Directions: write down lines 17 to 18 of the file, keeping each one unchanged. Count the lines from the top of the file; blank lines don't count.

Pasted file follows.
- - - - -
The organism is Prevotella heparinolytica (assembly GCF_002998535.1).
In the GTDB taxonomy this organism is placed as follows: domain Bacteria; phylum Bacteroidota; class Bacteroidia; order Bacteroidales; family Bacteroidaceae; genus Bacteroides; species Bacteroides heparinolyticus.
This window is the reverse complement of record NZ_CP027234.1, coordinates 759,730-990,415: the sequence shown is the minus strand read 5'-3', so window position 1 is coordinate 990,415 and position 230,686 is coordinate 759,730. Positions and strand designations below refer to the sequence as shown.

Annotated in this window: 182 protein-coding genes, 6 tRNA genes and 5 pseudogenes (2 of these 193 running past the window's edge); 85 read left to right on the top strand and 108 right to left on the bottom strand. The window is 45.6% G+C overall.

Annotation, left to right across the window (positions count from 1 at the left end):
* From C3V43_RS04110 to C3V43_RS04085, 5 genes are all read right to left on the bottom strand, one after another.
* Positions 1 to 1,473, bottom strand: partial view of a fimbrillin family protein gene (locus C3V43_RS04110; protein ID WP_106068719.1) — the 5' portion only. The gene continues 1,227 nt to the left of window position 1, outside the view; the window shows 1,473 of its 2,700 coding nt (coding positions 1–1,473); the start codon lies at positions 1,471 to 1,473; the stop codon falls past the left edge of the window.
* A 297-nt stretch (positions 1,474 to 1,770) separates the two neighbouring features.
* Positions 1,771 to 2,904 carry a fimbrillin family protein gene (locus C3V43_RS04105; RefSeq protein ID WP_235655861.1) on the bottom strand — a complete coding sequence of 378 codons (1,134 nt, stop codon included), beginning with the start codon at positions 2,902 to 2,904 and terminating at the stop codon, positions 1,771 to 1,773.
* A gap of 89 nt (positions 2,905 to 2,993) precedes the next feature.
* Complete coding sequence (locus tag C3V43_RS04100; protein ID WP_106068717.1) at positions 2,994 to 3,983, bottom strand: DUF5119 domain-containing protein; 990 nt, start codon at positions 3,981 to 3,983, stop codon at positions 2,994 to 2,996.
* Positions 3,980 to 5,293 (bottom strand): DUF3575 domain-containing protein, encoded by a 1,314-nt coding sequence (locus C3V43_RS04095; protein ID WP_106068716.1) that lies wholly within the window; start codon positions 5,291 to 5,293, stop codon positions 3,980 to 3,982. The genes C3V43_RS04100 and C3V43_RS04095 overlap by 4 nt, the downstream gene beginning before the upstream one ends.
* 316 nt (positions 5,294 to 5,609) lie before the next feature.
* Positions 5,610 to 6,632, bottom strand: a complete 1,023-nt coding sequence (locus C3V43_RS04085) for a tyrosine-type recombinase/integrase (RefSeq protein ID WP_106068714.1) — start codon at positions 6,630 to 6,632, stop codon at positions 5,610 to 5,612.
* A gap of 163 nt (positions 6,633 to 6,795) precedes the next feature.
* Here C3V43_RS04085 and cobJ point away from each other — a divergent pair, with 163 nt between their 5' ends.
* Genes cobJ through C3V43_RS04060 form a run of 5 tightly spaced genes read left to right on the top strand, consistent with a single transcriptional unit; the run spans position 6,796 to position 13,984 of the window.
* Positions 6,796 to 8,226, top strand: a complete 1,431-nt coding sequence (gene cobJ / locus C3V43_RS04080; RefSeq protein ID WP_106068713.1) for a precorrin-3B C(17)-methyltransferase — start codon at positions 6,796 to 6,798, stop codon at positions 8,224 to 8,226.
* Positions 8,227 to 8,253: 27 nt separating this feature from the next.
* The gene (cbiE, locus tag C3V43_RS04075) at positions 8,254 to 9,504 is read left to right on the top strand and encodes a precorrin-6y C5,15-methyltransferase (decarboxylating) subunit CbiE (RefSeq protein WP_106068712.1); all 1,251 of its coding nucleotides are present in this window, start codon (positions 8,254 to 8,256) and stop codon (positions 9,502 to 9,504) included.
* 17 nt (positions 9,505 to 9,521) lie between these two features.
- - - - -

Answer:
* Genes cobJ through C3V43_RS04060 form a run of 5 tightly spaced genes read left to right on the top strand, consistent with a single transcriptional unit; the run spans position 6,796 to position 13,984 of the window.
* Positions 6,796 to 8,226, top strand: a complete 1,431-nt coding sequence (gene cobJ / locus C3V43_RS04080; RefSeq protein ID WP_106068713.1) for a precorrin-3B C(17)-methyltransferase — start codon at positions 6,796 to 6,798, stop codon at positions 8,224 to 8,226.